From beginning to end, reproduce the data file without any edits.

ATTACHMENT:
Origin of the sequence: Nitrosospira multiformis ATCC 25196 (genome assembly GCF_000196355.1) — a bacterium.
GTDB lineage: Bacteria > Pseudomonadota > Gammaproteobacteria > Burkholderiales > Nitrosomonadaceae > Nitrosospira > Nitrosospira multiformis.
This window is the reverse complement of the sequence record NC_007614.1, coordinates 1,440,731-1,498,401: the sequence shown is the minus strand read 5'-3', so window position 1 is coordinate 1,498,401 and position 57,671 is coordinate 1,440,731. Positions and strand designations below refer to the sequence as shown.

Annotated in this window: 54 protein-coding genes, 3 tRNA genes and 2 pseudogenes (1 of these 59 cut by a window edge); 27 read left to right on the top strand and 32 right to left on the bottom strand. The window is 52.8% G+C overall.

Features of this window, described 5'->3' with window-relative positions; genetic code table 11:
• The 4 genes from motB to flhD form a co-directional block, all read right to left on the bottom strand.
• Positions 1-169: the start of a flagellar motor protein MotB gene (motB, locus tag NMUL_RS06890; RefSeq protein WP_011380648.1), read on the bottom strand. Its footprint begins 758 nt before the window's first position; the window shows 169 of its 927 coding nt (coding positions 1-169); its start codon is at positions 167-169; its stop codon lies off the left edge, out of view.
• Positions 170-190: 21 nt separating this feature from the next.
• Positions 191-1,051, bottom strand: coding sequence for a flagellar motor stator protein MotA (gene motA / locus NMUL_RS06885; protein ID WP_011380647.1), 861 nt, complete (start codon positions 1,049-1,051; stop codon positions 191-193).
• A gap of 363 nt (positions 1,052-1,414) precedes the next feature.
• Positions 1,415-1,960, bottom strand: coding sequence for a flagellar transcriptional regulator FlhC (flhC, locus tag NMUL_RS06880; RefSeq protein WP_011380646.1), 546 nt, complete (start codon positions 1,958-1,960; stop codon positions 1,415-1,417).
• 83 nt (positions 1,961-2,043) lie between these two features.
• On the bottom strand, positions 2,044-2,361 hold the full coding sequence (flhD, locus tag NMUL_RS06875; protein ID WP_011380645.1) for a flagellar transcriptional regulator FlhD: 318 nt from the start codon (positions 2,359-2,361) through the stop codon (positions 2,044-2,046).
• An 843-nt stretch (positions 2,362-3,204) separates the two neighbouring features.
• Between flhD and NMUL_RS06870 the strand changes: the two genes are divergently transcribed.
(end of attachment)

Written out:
Origin of the sequence: Nitrosospira multiformis ATCC 25196 (genome assembly GCF_000196355.1) — a bacterium.
GTDB lineage: Bacteria > Pseudomonadota > Gammaproteobacteria > Burkholderiales > Nitrosomonadaceae > Nitrosospira > Nitrosospira multiformis.
This window is the reverse complement of the sequence record NC_007614.1, coordinates 1,440,731-1,498,401: the sequence shown is the minus strand read 5'-3', so window position 1 is coordinate 1,498,401 and position 57,671 is coordinate 1,440,731. Positions and strand designations below refer to the sequence as shown.

Annotated in this window: 54 protein-coding genes, 3 tRNA genes and 2 pseudogenes (1 of these 59 cut by a window edge); 27 read left to right on the top strand and 32 right to left on the bottom strand. The window is 52.8% G+C overall.

Features of this window, described 5'->3' with window-relative positions; genetic code table 11:
• The 4 genes from motB to flhD form a co-directional block, all read right to left on the bottom strand.
• Positions 1-169: the start of a flagellar motor protein MotB gene (motB, locus tag NMUL_RS06890; RefSeq protein WP_011380648.1), read on the bottom strand. Its footprint begins 758 nt before the window's first position; the window shows 169 of its 927 coding nt (coding positions 1-169); its start codon is at positions 167-169; its stop codon lies off the left edge, out of view.
• Positions 170-190: 21 nt separating this feature from the next.
• Positions 191-1,051, bottom strand: coding sequence for a flagellar motor stator protein MotA (gene motA / locus NMUL_RS06885; protein ID WP_011380647.1), 861 nt, complete (start codon positions 1,049-1,051; stop codon positions 191-193).
• A gap of 363 nt (positions 1,052-1,414) precedes the next feature.
• Positions 1,415-1,960, bottom strand: coding sequence for a flagellar transcriptional regulator FlhC (flhC, locus tag NMUL_RS06880; RefSeq protein WP_011380646.1), 546 nt, complete (start codon positions 1,958-1,960; stop codon positions 1,415-1,417).
• 83 nt (positions 1,961-2,043) lie between these two features.
• On the bottom strand, positions 2,044-2,361 hold the full coding sequence (flhD, locus tag NMUL_RS06875; protein ID WP_011380645.1) for a flagellar transcriptional regulator FlhD: 318 nt from the start codon (positions 2,359-2,361) through the stop codon (positions 2,044-2,046).
• An 843-nt stretch (positions 2,362-3,204) separates the two neighbouring features.
• Between flhD and NMUL_RS06870 the strand changes: the two genes are divergently transcribed.